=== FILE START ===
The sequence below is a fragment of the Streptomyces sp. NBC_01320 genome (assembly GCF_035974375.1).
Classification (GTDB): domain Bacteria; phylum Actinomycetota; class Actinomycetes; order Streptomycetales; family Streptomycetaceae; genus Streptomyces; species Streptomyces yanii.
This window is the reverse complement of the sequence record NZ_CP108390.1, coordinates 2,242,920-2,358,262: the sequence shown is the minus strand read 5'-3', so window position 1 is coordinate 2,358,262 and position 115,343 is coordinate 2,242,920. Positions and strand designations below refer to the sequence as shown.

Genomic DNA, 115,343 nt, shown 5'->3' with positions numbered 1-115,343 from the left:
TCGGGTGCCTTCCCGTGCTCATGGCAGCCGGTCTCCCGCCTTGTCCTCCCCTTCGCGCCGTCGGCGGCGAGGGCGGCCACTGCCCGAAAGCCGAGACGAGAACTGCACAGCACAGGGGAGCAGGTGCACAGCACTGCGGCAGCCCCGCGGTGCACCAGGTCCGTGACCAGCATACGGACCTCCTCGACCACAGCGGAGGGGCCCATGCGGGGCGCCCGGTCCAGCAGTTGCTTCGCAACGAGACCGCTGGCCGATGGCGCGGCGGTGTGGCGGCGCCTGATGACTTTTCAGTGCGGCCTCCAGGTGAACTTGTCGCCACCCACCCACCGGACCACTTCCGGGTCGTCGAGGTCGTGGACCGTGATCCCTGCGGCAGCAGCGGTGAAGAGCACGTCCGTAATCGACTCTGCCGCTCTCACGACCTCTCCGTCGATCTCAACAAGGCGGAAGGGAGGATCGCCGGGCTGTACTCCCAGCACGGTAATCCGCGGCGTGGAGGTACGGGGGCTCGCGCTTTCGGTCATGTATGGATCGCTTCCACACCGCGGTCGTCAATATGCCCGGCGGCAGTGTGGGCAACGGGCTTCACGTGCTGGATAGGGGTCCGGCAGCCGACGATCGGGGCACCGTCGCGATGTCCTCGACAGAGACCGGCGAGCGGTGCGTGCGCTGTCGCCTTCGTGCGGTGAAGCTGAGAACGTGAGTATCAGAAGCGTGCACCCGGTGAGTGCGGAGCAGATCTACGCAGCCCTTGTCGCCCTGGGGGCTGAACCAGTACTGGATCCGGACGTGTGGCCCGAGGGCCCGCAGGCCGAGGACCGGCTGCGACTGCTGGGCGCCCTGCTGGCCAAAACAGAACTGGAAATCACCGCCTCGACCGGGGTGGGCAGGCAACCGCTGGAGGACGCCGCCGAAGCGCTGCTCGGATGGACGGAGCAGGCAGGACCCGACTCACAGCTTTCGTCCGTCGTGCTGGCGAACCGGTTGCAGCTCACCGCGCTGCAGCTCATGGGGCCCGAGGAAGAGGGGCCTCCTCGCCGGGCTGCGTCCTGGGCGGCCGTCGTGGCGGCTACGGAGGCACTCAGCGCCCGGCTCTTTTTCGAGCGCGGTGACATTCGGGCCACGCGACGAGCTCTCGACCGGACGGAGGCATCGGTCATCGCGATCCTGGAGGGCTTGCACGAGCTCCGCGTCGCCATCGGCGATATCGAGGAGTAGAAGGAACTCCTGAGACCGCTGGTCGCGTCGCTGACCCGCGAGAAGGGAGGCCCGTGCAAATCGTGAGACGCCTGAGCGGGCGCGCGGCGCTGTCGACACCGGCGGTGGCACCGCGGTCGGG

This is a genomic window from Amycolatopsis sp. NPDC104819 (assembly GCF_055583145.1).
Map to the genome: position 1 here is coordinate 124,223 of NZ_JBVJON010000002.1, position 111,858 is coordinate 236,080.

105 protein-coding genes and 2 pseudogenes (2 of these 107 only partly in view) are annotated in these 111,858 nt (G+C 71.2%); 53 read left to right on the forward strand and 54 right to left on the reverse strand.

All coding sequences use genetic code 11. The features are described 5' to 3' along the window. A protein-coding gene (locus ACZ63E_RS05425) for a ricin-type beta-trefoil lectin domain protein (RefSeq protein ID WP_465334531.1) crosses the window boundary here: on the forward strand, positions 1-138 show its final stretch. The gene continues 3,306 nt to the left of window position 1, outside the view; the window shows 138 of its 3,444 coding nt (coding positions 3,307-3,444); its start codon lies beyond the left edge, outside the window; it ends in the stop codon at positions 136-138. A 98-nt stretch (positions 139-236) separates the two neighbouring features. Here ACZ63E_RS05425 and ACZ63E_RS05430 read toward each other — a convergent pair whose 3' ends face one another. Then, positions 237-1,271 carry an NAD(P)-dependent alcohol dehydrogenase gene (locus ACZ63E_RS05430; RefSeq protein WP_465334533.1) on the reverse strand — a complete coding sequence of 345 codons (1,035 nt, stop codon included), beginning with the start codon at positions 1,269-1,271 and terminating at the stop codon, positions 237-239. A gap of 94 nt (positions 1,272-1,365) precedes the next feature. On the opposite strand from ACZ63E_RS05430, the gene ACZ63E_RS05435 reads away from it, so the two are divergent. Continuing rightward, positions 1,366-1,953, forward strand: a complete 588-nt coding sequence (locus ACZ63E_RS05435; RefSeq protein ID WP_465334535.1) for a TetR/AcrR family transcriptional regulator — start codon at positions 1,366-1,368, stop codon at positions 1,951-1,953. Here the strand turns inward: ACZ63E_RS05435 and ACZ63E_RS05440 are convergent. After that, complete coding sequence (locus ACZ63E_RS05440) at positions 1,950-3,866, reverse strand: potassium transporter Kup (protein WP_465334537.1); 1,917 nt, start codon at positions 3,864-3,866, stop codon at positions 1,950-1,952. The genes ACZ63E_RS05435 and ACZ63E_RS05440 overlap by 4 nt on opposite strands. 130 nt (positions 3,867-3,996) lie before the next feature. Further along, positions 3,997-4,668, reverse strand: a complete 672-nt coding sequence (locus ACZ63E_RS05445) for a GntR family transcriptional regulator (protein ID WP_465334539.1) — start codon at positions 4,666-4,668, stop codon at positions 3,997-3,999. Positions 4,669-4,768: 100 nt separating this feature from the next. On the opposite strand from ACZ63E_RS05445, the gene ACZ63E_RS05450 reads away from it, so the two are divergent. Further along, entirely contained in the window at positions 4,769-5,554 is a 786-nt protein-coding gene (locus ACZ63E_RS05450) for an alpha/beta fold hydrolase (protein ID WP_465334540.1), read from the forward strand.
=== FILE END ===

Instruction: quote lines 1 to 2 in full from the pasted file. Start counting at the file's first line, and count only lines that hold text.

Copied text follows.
The sequence below is a fragment of the Streptomyces sp. NBC_01320 genome (assembly GCF_035974375.1).
Classification (GTDB): domain Bacteria; phylum Actinomycetota; class Actinomycetes; order Streptomycetales; family Streptomycetaceae; genus Streptomyces; species Streptomyces yanii.